When Chris Webster arrived at Woburn Safari Park in 1992 as the new chief executive, he found that, although staff were committed to the animals, the human visitors were regarded as 'public enemy number one'.
The attraction, opened in 1970 on the Duke of Bedford's estate, had been in continuous decline for seven years as an existing franchise drew to an end. Morale was low, numbers of visitors and employees had dwindled, keepers ruled over their individual domains, and a blame culture was in place.
With the estate back in charge, however, Webster set about transforming the culture of the safari park, putting customer satisfaction at the centre of its strategy. Staff were encouraged to engage the park's customers in conversation and introduce them to the animals, every employee was given training in customer care, mechanisms were introduced to collect customer feedback and respond to complaints, individual attractions were overhauled, and a marketing programme was put in place to boost visitor numbers.
The results have been dramatic. The number of visitors has shot up from 200,000 in 1992 to 330,000 last year and turnover has quadrupled over the same period. In addition, the employee headcount has more than doubled. The remarkable progress that Woburn has made in a relatively short time has enabled it to fend off competition from Iceland Foods and Granada Home Technology (recently renamed as BoxClever) to take the award in the Consumer Services category.
One of the challenges that any seasonal business faces is to instil temporary employees with the same values and incentives as the full-time staff. At Woburn, all employees receive a two-week induction programme and great emphasis is placed on mentoring. Seasonal workers can also earn a bonus, based on points awarded three times during the season. An 'employee of the month' scheme operates in the restaurant, but has yet to be extended to other areas.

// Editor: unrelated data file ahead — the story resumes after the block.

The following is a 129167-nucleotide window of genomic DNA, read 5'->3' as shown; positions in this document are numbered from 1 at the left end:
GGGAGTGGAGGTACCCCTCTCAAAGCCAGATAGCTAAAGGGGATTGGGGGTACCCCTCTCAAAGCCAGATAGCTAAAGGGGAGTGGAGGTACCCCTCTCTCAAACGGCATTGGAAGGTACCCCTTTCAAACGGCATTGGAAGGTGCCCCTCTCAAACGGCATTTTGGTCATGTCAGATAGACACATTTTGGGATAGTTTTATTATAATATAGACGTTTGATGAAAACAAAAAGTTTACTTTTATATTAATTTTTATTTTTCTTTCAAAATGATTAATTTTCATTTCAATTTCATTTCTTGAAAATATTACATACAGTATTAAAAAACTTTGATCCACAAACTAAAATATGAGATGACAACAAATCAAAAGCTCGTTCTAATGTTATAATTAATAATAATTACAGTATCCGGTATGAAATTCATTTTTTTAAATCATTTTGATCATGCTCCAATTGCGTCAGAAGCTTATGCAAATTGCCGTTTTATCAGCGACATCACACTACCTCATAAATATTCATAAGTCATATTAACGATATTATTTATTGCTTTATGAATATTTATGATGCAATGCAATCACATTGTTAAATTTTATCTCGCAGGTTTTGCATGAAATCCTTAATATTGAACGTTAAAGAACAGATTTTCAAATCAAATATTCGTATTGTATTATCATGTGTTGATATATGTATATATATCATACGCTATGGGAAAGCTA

With visitors constantly on the move, it is important that employees are empowered to deal with their needs. There is a 'can-do' culture in evidence at Woburn, in which each employee is treated as a 'walking information post' for visitors and is expected to deal with any service failure on the spot. If a particular animal is not available to be seen, they may suggest an alternative and offer some one-to-one interaction. One result is that written complaints have halved in the past 12 months.
Unusually for a leisure attraction, Woburn not only gathers feedback from customers - every visitor receives a questionnaire at the main gate - but has also been making great efforts to build relationships with customers and encourage repeat visits. By joining the Safari Club, customers receive regular newsletters and invitations to special events, while the park's web site provides a second point of contact. Segmentation of the customer base has led to special pricing for mothers with children after school and half-price tickets for locals.
Woburn has already upgraded its objective from becoming the best regional attraction to becoming the best family attraction in the UK. Benchmarking results show it is making good progress in that direction, but Webster clearly has a more profound vision for Woburn.
'In the future,' he says, 'the public will simply not accept animals being exploited to make money and that is why we must develop our environmental contribution. The challenge is to become a leader within the conservation sector.'